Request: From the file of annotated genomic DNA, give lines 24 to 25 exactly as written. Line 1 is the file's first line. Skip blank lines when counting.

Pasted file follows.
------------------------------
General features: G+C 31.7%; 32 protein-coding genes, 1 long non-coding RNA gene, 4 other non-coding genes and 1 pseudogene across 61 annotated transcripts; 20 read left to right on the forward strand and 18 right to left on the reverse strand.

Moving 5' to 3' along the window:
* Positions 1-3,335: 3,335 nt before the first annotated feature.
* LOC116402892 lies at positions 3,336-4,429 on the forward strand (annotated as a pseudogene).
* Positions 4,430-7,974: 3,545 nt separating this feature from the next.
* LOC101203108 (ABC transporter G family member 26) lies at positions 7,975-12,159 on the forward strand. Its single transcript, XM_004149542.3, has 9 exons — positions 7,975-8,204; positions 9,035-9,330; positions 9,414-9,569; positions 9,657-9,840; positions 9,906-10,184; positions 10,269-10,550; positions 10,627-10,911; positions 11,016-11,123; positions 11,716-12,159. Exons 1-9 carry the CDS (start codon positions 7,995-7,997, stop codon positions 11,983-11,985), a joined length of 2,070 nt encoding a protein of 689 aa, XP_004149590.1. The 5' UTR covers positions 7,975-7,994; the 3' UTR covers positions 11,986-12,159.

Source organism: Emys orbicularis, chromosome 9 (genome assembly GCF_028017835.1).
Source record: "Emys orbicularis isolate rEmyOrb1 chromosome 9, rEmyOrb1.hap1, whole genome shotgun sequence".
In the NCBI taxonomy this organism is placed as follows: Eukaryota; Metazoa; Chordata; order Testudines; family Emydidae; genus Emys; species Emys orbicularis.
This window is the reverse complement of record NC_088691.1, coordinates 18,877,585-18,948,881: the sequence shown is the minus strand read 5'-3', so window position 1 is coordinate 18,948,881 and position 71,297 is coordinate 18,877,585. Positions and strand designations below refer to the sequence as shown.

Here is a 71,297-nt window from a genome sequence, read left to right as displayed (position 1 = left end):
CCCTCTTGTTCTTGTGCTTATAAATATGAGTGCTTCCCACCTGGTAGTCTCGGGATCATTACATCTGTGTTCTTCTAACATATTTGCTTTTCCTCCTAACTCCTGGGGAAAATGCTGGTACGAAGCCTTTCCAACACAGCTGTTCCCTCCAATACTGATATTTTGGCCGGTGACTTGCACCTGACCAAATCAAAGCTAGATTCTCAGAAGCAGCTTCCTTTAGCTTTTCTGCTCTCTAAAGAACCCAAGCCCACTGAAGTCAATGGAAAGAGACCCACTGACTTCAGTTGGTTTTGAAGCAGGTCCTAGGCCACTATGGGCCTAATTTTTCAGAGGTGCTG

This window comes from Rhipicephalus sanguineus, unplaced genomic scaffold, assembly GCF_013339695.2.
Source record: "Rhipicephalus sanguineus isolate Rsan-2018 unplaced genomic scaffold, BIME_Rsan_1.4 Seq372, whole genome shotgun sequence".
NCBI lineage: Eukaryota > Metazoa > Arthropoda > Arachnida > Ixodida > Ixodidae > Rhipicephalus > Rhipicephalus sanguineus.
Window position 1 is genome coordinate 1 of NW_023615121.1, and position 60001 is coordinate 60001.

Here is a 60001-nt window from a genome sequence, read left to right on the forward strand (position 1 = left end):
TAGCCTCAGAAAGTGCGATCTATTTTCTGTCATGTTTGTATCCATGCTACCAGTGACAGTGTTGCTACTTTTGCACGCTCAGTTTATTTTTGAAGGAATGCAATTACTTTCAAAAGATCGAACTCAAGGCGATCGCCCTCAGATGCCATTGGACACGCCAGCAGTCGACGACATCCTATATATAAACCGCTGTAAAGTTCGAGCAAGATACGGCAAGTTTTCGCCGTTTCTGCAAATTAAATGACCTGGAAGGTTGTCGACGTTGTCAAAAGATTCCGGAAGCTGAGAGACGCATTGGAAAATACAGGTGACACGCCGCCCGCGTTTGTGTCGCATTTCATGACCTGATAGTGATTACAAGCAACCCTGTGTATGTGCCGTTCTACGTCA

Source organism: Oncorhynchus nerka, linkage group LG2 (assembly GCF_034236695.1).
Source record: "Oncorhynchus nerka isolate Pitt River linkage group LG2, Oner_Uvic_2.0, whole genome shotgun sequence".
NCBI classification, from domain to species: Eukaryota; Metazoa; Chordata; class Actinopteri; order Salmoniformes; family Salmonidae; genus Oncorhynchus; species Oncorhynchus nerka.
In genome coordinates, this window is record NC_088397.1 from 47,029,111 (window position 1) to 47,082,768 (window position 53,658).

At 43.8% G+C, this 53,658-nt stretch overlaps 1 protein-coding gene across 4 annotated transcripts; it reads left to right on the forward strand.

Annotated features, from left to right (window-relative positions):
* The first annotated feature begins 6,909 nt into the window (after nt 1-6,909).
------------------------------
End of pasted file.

Annotated features, from left to right (window-relative positions):
* The first annotated feature begins 6,909 nt into the window (after nt 1-6,909).